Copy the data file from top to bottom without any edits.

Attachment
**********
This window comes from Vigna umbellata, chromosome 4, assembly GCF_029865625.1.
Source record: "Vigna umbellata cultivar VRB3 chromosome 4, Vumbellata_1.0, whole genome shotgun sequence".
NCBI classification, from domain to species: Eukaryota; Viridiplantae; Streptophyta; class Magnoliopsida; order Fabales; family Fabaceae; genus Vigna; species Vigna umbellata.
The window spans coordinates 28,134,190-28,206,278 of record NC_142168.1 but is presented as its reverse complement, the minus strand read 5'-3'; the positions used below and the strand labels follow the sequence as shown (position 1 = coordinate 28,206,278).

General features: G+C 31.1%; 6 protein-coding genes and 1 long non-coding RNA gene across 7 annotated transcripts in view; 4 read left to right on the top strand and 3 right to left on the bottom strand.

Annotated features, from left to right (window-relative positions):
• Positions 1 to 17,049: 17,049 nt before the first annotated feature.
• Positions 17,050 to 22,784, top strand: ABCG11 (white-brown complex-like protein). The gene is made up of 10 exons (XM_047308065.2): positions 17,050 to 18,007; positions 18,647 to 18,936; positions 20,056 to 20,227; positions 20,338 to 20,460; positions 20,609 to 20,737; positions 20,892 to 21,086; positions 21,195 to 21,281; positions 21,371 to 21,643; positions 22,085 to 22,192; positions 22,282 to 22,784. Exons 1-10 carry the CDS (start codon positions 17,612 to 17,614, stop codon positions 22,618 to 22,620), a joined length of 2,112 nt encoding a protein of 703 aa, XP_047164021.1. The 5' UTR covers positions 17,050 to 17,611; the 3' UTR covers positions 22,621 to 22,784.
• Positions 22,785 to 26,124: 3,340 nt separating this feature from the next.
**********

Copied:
This window comes from Vigna umbellata, chromosome 4, assembly GCF_029865625.1.
Source record: "Vigna umbellata cultivar VRB3 chromosome 4, Vumbellata_1.0, whole genome shotgun sequence".
NCBI classification, from domain to species: Eukaryota; Viridiplantae; Streptophyta; class Magnoliopsida; order Fabales; family Fabaceae; genus Vigna; species Vigna umbellata.
The window spans coordinates 28,134,190-28,206,278 of record NC_142168.1 but is presented as its reverse complement, the minus strand read 5'-3'; the positions used below and the strand labels follow the sequence as shown (position 1 = coordinate 28,206,278).

General features: G+C 31.1%; 6 protein-coding genes and 1 long non-coding RNA gene across 7 annotated transcripts in view; 4 read left to right on the top strand and 3 right to left on the bottom strand.

Annotated features, from left to right (window-relative positions):
• Positions 1 to 17,049: 17,049 nt before the first annotated feature.
• Positions 17,050 to 22,784, top strand: ABCG11 (white-brown complex-like protein). The gene is made up of 10 exons (XM_047308065.2): positions 17,050 to 18,007; positions 18,647 to 18,936; positions 20,056 to 20,227; positions 20,338 to 20,460; positions 20,609 to 20,737; positions 20,892 to 21,086; positions 21,195 to 21,281; positions 21,371 to 21,643; positions 22,085 to 22,192; positions 22,282 to 22,784. Exons 1-10 carry the CDS (start codon positions 17,612 to 17,614, stop codon positions 22,618 to 22,620), a joined length of 2,112 nt encoding a protein of 703 aa, XP_047164021.1. The 5' UTR covers positions 17,050 to 17,611; the 3' UTR covers positions 22,621 to 22,784.
• Positions 22,785 to 26,124: 3,340 nt separating this feature from the next.